The Right Words Can Work Like Magic

Differentiating your organization’s service from that of your competitors can take many forms. Sometimes it takes a complete overhaul of your business model, such as transitioning from a strictly bricks-and-mortar approach to a strictly digital approach, or a hybrid of the two. Executing this kind of differentiation strategy is a huge undertaking, and a pretty expensive one, too.

Fortunately, differentiation can also take a much simpler form. Sometimes, just the words we use can go a long way in building strong customer relationships, and differentiate your organization from the competition. Words are important.

My wife and I are in the process of having our pool resurfaced. We asked for recommendations from neighbors and settled on a company. When we met with the company representative, Mark, there was an instant rapport. The rapport building was subtle, not forced. From his initial greeting to his farewell when we wrapped up, Mark validated our choice of his company.

As we settled on the particular pool finish we wanted (the number of choices is amazing), my wife and I found the process to be calming – not overwhelming at all. I realize now that Mark’s choice of words was at the heart of the calm.

During our conversation I mentioned my work as a customer service speaker and consultant, and Mark shared some of his background. He used to be a pool builder before going to work with the pool resurfacing company. His new boss told him that he was great at building pools, but wanted him to be better at building customer relationships, starting with the first words he’d say to a customer.

“My new boss told me that when I stepped into the customer’s house, to say something like, ‘Thank you for inviting me into your home.’ And that’s exactly what I said when I met you. And you’ll hear me say it again when I leave. It shows respect and appreciation.” And he was right.

Hearing him describe this hello/goodbye approach might have sounded like a scripted approach. But it didn’t come across as scripted; it came across as genuine. Besides, I never would have known it was “scripted” if we hadn't had the customer service conversation. But I realized his words put me at ease without even knowing why.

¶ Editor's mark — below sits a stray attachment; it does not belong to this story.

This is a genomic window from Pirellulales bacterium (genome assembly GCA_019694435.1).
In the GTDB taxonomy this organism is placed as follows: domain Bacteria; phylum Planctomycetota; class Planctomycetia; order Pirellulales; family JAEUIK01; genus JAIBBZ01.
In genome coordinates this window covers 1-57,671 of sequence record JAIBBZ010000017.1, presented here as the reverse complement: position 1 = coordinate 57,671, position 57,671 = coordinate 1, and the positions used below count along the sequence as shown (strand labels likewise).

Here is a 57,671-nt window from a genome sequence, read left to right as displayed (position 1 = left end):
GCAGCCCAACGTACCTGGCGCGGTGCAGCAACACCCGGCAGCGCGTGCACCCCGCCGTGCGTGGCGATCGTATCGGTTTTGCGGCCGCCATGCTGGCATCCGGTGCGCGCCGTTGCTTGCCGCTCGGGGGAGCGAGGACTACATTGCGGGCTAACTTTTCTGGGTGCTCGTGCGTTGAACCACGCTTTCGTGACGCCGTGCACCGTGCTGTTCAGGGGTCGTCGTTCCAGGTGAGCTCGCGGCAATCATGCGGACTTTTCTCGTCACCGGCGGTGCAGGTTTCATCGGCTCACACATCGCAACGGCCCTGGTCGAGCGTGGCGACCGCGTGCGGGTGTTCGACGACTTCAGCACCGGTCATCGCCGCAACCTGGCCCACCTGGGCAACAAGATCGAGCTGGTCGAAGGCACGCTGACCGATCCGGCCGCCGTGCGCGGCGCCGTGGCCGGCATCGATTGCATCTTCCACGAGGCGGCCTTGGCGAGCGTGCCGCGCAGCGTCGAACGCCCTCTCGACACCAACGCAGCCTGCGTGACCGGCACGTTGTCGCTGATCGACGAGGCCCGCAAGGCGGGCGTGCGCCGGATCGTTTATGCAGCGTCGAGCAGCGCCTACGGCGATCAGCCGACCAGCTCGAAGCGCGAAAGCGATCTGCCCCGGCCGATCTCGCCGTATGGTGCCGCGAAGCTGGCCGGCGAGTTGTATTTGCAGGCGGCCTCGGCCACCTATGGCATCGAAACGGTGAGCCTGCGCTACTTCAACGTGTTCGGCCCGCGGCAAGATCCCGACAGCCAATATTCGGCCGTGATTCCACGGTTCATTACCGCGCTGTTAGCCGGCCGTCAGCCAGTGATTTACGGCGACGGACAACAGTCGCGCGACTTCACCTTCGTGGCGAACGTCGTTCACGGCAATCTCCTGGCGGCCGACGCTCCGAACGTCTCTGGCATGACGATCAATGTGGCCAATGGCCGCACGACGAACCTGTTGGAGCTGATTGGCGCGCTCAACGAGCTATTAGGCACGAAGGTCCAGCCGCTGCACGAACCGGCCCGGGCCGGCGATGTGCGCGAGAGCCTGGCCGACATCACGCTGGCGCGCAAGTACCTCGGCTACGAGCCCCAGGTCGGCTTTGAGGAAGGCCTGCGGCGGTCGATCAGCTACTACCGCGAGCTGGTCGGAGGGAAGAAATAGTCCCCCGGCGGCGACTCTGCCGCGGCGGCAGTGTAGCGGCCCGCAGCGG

Other subtle word choices put us at ease as we worked with Mark. When he first examined our pool, he complimented its construction, saying that the pool builders really knew what they were doing. And while our home’s previous owners installed the pool, for some reason I felt like I had something to do with it, which I didn’t.

Yes, Mark was selling us something, but because of his words and genuine approach, at no time did we feel manipulated. We felt comfortable. And the fact that the price of the resurfacing was much less than I thought it would be, I definitely didn’t feel manipulated. No wonder our friends and neighbors recommended the company.

Other examples of words making a difference:

  • After a car repair that required disconnecting the battery, the technician told me that he was pretty sure he had reset my radio preferences, but to take a quick look to make sure. His words subtly told me that he had paid attention to this small detail, and that he respected my time.
  • Boarding a Southwest Airlines flight, the gate agent thanked every customer by name by reading the name off the boarding and making eye contact with the passenger as she used the name. Her words communicated appreciation.
  • Heading to the airport, I got into a cab prepared for the typical uncaring, impersonal experience. This particular cab driver immediately demonstrated care by simply asking, “What time is your flight?” After telling him my flight time, he put me further at ease by saying, “Great. We’ll be there in plenty of time.”
  • A helpdesk representative asked, “Do you mind if I put you on hold for just a moment? I promise I’ll be right back,” versus the typical, “Hold please.” Click.

Each of these examples might seem basic, or simply common courtesy. But we all know that there’s a huge lack of common courtesy out there. The words used in these examples demonstrate an understanding that the company and the employee are there for us. Their words show they understand that they’re not doing us a favor; we’re doing them a favor by giving them our business (and our money). Their words demonstrate care, appreciation, and respect.

Here are some questions that can help you and your organization choose words that build strong customer relationships:

  • What words or phrases would immediately let our customers know that we appreciate them?
  • What words or phrases would put customers at ease and build their confidence in us?
  • What words or phrases would demonstrate respect for the customer?